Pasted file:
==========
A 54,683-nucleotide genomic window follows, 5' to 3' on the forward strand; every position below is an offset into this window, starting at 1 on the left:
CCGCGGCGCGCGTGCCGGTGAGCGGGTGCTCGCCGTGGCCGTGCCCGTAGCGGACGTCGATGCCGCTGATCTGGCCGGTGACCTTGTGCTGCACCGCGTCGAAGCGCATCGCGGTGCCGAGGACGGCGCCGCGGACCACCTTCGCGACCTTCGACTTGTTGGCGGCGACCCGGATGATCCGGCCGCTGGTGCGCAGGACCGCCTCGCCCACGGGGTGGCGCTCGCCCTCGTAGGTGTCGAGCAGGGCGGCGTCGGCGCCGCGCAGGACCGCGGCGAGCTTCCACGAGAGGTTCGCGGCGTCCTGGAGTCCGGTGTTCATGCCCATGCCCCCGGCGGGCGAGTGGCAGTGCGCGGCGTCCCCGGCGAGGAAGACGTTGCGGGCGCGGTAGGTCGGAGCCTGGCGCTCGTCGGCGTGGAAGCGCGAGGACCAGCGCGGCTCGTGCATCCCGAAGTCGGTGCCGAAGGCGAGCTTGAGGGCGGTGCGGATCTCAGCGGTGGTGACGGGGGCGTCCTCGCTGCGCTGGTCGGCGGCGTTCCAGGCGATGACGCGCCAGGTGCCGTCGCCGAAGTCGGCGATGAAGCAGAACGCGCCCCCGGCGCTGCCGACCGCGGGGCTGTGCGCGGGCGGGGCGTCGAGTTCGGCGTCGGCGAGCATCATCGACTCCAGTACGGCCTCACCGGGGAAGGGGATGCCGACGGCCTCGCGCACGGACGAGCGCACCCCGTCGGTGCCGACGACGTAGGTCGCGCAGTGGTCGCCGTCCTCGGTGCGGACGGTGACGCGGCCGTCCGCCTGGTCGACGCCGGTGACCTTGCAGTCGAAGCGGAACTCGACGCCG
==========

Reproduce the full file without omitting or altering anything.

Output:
A 54,683-nucleotide genomic window follows, 5' to 3' on the forward strand; every position below is an offset into this window, starting at 1 on the left:
CCGCGGCGCGCGTGCCGGTGAGCGGGTGCTCGCCGTGGCCGTGCCCGTAGCGGACGTCGATGCCGCTGATCTGGCCGGTGACCTTGTGCTGCACCGCGTCGAAGCGCATCGCGGTGCCGAGGACGGCGCCGCGGACCACCTTCGCGACCTTCGACTTGTTGGCGGCGACCCGGATGATCCGGCCGCTGGTGCGCAGGACCGCCTCGCCCACGGGGTGGCGCTCGCCCTCGTAGGTGTCGAGCAGGGCGGCGTCGGCGCCGCGCAGGACCGCGGCGAGCTTCCACGAGAGGTTCGCGGCGTCCTGGAGTCCGGTGTTCATGCCCATGCCCCCGGCGGGCGAGTGGCAGTGCGCGGCGTCCCCGGCGAGGAAGACGTTGCGGGCGCGGTAGGTCGGAGCCTGGCGCTCGTCGGCGTGGAAGCGCGAGGACCAGCGCGGCTCGTGCATCCCGAAGTCGGTGCCGAAGGCGAGCTTGAGGGCGGTGCGGATCTCAGCGGTGGTGACGGGGGCGTCCTCGCTGCGCTGGTCGGCGGCGTTCCAGGCGATGACGCGCCAGGTGCCGTCGCCGAAGTCGGCGATGAAGCAGAACGCGCCCCCGGCGCTGCCGACCGCGGGGCTGTGCGCGGGCGGGGCGTCGAGTTCGGCGTCGGCGAGCATCATCGACTCCAGTACGGCCTCACCGGGGAAGGGGATGCCGACGGCCTCGCGCACGGACGAGCGCACCCCGTCGGTGCCGACGACGTAGGTCGCGCAGTGGTCGCCGTCCTCGGTGCGGACGGTGACGCGGCCGTCCGCCTGGTCGACGCCGGTGACCTTGCAGTCGAAGCGGAACTCGACGCCG